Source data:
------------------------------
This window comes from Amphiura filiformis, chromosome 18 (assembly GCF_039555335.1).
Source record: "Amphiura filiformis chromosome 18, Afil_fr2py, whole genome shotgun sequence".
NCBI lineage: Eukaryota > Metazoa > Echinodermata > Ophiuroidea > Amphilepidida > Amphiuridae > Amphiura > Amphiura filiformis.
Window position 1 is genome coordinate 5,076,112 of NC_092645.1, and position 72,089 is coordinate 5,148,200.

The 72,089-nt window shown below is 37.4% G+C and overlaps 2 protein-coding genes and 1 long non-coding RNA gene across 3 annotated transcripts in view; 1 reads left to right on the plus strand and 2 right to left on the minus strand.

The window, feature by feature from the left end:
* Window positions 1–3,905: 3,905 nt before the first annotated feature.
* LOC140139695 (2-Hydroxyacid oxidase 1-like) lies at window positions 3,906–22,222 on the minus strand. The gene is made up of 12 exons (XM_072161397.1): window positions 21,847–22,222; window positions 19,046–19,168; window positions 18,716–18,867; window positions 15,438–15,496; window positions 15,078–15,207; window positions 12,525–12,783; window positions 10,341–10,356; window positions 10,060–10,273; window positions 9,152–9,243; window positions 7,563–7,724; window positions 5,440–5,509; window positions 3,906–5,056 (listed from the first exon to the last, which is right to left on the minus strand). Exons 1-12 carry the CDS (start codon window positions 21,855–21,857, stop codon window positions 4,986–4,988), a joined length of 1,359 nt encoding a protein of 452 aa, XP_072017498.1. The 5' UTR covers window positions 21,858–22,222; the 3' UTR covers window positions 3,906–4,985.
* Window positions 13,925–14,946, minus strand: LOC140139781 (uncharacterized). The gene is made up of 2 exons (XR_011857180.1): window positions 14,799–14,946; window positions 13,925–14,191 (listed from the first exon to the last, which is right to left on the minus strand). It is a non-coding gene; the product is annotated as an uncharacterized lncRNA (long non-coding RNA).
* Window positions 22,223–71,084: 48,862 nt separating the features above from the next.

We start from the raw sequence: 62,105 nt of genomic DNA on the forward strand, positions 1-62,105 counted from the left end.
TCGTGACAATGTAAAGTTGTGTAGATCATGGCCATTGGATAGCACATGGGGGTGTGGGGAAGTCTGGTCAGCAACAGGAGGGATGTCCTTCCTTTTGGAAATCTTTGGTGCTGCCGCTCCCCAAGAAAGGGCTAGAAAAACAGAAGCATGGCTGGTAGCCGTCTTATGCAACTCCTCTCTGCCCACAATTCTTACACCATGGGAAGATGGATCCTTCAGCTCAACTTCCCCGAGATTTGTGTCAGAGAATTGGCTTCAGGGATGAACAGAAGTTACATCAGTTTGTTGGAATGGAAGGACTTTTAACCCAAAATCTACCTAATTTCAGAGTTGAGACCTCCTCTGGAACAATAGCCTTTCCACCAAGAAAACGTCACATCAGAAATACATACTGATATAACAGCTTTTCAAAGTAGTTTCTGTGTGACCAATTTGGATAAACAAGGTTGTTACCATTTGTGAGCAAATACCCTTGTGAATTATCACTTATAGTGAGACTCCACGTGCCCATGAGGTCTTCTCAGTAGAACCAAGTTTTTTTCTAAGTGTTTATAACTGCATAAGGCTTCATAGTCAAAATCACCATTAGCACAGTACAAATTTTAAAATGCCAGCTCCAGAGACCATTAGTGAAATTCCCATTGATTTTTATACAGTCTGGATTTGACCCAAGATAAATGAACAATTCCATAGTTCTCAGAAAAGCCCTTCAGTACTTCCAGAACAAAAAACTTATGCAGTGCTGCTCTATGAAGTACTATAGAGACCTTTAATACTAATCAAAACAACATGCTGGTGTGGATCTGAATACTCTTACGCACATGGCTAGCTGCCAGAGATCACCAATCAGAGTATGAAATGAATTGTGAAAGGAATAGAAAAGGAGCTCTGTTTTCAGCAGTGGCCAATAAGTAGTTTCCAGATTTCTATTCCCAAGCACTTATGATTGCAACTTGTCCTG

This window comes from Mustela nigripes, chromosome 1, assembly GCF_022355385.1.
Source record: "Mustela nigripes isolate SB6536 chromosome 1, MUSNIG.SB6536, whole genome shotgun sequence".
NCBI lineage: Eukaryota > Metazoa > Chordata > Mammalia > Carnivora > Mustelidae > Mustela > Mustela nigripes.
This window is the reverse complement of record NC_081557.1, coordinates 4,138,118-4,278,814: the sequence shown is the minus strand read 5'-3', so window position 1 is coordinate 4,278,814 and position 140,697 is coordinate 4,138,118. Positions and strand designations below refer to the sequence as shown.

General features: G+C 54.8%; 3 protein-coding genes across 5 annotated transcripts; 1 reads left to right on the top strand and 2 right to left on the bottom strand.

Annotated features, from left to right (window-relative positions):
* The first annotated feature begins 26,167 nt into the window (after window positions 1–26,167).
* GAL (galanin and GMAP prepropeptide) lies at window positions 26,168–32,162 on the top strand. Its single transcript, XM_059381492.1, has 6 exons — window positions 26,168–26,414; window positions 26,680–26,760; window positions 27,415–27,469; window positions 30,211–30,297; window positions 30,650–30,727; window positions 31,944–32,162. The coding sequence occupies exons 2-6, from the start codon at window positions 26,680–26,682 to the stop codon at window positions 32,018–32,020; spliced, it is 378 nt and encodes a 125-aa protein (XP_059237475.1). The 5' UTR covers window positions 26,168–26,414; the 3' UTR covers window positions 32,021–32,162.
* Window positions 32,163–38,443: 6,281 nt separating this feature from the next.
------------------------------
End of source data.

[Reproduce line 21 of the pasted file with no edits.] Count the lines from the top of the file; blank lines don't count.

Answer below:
* Window positions 32,163–38,443: 6,281 nt separating this feature from the next.